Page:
“Ain’t nothin’ you’s can do,” Race mumbled after a minute, “I’s just...gotta...gotta smoke or somethin’.”

Jack waved him away. “Stuff’s bad for ya,” he said, his tone light rather than condescending.

“So’s not bein’ able ta breathes,” Race muttered, rubbing his hands over his face, taking the soggy cigar out of his mouth. It prolly wouldn’ even light up.

Jack gave Race a smirk. “Whadda ya think it does to ya lungs, huh?”

Race rolled his eyes and fiddled with the cigar in his hand before putting it back in his mouth. Jack looked him over.

“You’s can do whatcha want Race, if ya wants to smoke I ain’t gonna tell you’s no.” Jack told him gently, and Race felt himself growing defensive again. He wanted to retort but he was now getting cold, and was dangerously close to cryin’ again.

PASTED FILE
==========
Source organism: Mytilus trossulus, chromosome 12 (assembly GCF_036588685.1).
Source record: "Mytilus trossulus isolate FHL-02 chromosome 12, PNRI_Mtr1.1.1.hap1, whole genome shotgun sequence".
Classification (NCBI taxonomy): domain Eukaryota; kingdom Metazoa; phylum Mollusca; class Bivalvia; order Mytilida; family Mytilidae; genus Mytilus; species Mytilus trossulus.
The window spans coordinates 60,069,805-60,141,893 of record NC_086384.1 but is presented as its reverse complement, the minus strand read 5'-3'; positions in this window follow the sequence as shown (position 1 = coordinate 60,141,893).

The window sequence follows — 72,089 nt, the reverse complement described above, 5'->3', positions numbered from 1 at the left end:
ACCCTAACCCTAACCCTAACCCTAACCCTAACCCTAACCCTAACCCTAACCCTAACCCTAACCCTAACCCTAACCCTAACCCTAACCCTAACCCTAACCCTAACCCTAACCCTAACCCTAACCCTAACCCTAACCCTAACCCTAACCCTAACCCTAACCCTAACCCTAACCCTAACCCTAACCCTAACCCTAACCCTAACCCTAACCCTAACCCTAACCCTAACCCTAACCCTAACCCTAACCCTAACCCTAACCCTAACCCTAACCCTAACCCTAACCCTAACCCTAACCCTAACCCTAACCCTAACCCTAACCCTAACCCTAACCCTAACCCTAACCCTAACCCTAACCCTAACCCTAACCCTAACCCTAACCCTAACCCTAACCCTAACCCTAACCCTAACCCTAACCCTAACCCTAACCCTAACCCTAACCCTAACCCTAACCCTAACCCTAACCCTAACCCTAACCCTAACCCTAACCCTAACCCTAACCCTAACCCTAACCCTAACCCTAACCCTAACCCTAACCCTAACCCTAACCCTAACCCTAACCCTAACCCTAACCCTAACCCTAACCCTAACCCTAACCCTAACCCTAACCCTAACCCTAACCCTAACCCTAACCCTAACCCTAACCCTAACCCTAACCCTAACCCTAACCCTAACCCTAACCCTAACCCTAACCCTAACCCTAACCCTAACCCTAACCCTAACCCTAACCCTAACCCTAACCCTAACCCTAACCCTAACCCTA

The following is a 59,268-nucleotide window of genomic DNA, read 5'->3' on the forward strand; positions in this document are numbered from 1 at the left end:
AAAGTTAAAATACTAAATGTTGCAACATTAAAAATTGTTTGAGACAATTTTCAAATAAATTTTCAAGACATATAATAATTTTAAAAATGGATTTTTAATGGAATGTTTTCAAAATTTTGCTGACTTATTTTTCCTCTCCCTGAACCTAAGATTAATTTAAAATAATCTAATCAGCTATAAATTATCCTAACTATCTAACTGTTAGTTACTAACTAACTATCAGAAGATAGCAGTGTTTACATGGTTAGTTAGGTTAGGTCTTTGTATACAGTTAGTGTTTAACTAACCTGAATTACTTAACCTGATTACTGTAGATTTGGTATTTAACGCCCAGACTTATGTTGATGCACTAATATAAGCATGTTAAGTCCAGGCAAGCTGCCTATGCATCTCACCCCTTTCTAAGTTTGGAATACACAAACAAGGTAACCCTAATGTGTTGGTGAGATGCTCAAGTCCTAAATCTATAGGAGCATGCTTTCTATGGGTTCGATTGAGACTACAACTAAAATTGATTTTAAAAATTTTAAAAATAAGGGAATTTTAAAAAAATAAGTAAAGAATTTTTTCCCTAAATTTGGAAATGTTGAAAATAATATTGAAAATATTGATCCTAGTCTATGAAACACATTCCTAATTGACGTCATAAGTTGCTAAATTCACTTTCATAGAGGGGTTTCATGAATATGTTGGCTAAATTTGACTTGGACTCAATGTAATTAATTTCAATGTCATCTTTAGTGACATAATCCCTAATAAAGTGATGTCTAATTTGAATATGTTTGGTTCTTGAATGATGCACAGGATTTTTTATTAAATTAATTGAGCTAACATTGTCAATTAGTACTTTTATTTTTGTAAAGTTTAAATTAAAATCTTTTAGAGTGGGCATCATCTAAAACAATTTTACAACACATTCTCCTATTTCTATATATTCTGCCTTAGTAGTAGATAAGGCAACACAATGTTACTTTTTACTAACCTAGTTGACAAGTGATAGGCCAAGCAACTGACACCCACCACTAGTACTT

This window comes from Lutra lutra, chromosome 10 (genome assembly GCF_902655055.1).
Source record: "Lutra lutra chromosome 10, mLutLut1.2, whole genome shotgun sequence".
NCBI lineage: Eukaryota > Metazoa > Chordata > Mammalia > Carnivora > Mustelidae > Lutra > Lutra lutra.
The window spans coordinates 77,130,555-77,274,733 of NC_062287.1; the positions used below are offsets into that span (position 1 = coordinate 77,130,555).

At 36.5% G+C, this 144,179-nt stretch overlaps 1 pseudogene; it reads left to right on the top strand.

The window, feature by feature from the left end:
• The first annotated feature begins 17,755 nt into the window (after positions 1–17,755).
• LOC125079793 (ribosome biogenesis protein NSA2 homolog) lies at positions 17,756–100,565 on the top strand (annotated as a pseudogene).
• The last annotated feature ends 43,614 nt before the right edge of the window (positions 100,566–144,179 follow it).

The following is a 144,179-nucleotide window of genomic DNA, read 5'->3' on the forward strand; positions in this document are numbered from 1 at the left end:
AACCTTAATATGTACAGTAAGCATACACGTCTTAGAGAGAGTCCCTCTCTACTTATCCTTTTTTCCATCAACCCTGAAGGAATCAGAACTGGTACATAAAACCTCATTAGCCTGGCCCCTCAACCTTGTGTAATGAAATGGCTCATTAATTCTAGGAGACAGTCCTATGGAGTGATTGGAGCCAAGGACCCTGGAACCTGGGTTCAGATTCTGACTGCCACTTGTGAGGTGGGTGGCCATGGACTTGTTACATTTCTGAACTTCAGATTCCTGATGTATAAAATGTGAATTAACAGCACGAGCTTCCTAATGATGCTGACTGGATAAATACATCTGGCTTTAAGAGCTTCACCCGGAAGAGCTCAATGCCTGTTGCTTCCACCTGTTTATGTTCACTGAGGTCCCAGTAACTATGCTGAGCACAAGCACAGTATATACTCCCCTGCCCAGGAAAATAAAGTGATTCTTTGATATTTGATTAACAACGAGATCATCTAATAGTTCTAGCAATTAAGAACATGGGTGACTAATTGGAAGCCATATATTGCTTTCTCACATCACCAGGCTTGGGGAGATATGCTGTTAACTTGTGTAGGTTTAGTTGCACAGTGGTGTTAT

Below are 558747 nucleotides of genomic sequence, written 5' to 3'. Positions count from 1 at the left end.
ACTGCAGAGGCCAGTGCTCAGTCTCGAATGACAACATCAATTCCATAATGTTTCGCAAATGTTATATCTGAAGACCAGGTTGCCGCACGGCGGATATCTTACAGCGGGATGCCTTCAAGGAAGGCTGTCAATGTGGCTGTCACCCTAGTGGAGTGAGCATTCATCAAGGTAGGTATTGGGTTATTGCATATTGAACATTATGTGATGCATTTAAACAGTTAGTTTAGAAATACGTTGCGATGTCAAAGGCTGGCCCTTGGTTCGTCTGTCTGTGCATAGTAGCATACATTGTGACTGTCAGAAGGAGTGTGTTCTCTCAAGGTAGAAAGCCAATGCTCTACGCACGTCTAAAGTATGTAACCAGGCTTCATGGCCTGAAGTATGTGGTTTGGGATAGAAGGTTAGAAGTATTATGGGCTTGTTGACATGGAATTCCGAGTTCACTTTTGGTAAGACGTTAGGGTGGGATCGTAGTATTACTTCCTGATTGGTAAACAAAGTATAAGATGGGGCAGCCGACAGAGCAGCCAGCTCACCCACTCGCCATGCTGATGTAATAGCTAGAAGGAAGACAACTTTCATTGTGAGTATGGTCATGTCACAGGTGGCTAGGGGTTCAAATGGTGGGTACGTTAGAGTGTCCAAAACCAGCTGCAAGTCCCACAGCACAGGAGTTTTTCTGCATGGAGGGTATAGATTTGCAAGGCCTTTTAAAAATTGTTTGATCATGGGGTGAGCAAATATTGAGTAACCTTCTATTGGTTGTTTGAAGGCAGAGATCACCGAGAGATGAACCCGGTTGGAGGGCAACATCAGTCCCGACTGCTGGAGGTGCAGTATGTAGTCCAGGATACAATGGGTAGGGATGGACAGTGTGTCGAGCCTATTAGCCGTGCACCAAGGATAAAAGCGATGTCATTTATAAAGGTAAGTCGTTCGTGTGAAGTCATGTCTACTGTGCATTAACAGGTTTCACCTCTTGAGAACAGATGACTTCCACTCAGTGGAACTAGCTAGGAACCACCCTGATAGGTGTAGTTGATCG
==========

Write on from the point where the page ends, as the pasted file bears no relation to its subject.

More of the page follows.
“You’s not my motha’,” Race bit out under his breath, “Let me alone, Jack.”

Jack gave Race a concerned look. “You’s my friend, Race.” He said carefully, “And if you’s ain’t right, I ain’t gonna leave you out here to freeze all alone. What happened today that’s got you’s upset?”

Race hesitated, looking down at his feet, the leather of his boots cracked and worn, cold pavement shooting right through the hole in the soles of his shoes and through his thin socks to his feet. His toes ached from cold, and his stomach sank knowing that it was only going to get worse as winter set in.

“M-my boots…” Race whimpered, his voice small. “They’s got holes in ‘em. My best pair.” he frowned, tugging on his blonde curls in frustration. “‘S dumb.” he muttered. “Dumb reason ta be’s so upset.”